CURWOOD: So I understand there is a warrant for your arrest.

STEIN: That's right, there is! And it's kind of funny they didn't decide to issue that warrant until I was on the airplane. Maybe they did not want me in their custody. I wonder, and I did not go there intending to participate in civil disobedience. I was just going to lend support and bear witness. But when I saw the incredible hardships and pain that they were enduring you know, a part of their historic legacy for hundreds of years and their courage stand up in the face of that, I felt I could not say no when several of the protesters came to me and asked me first to lockdown, and I was not prepared to lockdown. You don't want to do a lockdown, which is a dangerous thing, unless you've really given it thought. I said no and when they came back with a can of spray paint, asking me to spray not a piece of construction equipment, but a piece of destruction equipment that had just mowed down their historic graveside, I felt there was no way I could conscience not standing up with them. So what I wrote on the blade of this piece of destruction equipment and on which any writing is going to be scraped off within a matter of days if not hours, just by the trauma of its work, I wrote on that what I hoped would bring the strong support of my campaign, which was to say, "I approve this message."

CURWOOD: What are your plans in terms of dealing with this warrant? Are you going to go back to North Dakota and deal with this?

STEIN: Yes, when you undertake civil disobedience, you sign up for what the process is going to entail. And our attorneys have been trying to communicate with the authorities there, but I think they're pretty busy, so they've not gotten back to us yet, so we're trying to work that through. It may involve a visit, and we'll see what's required.

CURWOOD: Dr. Stein, there's been a lot of mutual support recently between the Black Lives Matter Movement and certain environmental campaigns. How are the goals of averting a climate disaster and institutionalized racism related?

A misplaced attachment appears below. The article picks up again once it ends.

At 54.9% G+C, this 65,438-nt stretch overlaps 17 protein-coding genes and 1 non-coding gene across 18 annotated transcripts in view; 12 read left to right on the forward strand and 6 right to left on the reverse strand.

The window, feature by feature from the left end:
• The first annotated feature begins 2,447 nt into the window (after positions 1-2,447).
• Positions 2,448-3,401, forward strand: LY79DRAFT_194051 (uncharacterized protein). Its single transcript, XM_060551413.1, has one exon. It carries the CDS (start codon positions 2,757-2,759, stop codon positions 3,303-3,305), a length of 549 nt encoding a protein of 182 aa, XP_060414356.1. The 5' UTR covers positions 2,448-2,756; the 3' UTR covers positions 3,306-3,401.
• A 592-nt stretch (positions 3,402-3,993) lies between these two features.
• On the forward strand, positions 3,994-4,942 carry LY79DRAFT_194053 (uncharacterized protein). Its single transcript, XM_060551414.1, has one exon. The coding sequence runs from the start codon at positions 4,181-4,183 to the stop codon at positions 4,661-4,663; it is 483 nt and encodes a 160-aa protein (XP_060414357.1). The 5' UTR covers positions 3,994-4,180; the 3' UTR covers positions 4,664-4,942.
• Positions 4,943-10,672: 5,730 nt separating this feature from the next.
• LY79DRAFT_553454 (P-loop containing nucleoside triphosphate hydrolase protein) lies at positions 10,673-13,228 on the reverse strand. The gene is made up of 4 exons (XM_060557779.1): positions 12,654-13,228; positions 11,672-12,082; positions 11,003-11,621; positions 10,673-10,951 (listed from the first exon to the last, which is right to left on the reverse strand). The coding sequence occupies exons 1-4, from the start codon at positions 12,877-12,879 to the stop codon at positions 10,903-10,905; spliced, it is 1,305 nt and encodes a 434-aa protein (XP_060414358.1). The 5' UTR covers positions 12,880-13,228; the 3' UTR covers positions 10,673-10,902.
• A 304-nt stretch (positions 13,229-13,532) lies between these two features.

Stein also received the Green Party’s nomination for president in 2012 and attended the Occupy Wall Street demonstrations that took place that year in downtown Manhattan. (Photo: Michael Fleshman, Flickr CC BY-SA 2.0)

STEIN: Very much related. In fact, I got my start fighting environmental racism here in Massachusetts working to close down the polluting medical waste incinerators in Lawrence and Lowell, a whole cluster of incinerators in one of the poorest and black and brown communities in New England, actually. You know, when we stand together and we stand strong, we win, and we've won many of those battles. Right now, you know, who is more on the firing line of climate justice than the communities of color in this country and around the world. The white community is not aware of the incredible price that's been paid by the African-American community, so we call for a real discussion on race. My running mate is an African-American who comes from an oppressed community and is very outspoken about this and really speaks in a whole different language which I think is really important. Our politics needs to speak many dialects to bring in many voters. Four out of 10 voters are predicted not to vote given politics as usual.

CURWOOD: Why do you want to cut at least half of all military spending?

STEIN: OK, so number one it's not making us safer. It's about half of your income tax right now that's actually going to the military, and it is more than half of our discretionary budget. We actually call for a new kind of offensive in the Middle East, a peace offensive which begins with a weapons embargo since we are supplying the majority of weapons which actually get into the hands of all parties, all combatants in the Middle East. We can get this started and work to bring along the Russians and the Chinese, but the Russians in particular are also struggling with the consequences of terrorism, the failed nature of these wars and with climate change for that matter, Russia having injured several droughts and reductions in their grain supply and so on, and they are massively impacted by their fossil fuels and the pollution and all that.

So we would like to lead the way, actually, in redirecting our massive dollars from competing for fossil fuels to instead actually phasing out fossil fuels to encourage the Russians and the Chinese because they too are bearing the burden here. Why don't we all just put those dollars into making fossil fuels obsolete and making the wars and the competition obsolete as well? Because why do we, the US, have approximately 800,000 bases in over 100 countries around the world? We are protecting our access to fossil fuel supplies and the roots of transportation. We are the only country in the world that does this. If you add up all the other foreign bases in all the other countries around the world it comes out to about 30.

CURWOOD: So, in getting ready for this interview Dr. Stein, a number of people commented on the Greens, "Oh the Greens are great, but she can't get elected," and what's worse -- and you get this question all the time -- it could be a spoiler situation."